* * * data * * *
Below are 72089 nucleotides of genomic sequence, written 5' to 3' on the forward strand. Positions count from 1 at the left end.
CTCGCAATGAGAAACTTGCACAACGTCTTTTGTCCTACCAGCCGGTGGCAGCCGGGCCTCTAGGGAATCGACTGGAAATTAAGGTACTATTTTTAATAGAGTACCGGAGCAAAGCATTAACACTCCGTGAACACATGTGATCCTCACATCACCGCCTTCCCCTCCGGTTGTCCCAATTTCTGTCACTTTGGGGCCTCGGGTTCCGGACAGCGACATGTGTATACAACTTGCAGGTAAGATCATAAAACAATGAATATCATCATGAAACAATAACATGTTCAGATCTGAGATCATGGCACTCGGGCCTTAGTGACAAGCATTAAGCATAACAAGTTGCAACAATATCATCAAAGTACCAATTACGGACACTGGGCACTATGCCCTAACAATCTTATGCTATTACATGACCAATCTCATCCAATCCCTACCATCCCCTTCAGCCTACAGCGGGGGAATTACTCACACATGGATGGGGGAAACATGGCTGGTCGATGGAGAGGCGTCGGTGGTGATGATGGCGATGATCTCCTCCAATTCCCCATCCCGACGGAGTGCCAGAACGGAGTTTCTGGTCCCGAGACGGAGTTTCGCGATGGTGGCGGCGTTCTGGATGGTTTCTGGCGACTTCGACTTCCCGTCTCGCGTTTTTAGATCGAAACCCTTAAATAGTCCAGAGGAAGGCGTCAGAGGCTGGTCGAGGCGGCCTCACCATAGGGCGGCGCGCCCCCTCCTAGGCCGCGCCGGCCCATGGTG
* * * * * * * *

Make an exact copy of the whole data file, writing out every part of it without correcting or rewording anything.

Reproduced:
Below are 72089 nucleotides of genomic sequence, written 5' to 3' on the forward strand. Positions count from 1 at the left end.
CTCGCAATGAGAAACTTGCACAACGTCTTTTGTCCTACCAGCCGGTGGCAGCCGGGCCTCTAGGGAATCGACTGGAAATTAAGGTACTATTTTTAATAGAGTACCGGAGCAAAGCATTAACACTCCGTGAACACATGTGATCCTCACATCACCGCCTTCCCCTCCGGTTGTCCCAATTTCTGTCACTTTGGGGCCTCGGGTTCCGGACAGCGACATGTGTATACAACTTGCAGGTAAGATCATAAAACAATGAATATCATCATGAAACAATAACATGTTCAGATCTGAGATCATGGCACTCGGGCCTTAGTGACAAGCATTAAGCATAACAAGTTGCAACAATATCATCAAAGTACCAATTACGGACACTGGGCACTATGCCCTAACAATCTTATGCTATTACATGACCAATCTCATCCAATCCCTACCATCCCCTTCAGCCTACAGCGGGGGAATTACTCACACATGGATGGGGGAAACATGGCTGGTCGATGGAGAGGCGTCGGTGGTGATGATGGCGATGATCTCCTCCAATTCCCCATCCCGACGGAGTGCCAGAACGGAGTTTCTGGTCCCGAGACGGAGTTTCGCGATGGTGGCGGCGTTCTGGATGGTTTCTGGCGACTTCGACTTCCCGTCTCGCGTTTTTAGATCGAAACCCTTAAATAGTCCAGAGGAAGGCGTCAGAGGCTGGTCGAGGCGGCCTCACCATAGGGCGGCGCGCCCCCTCCTAGGCCGCGCCGGCCCATGGTG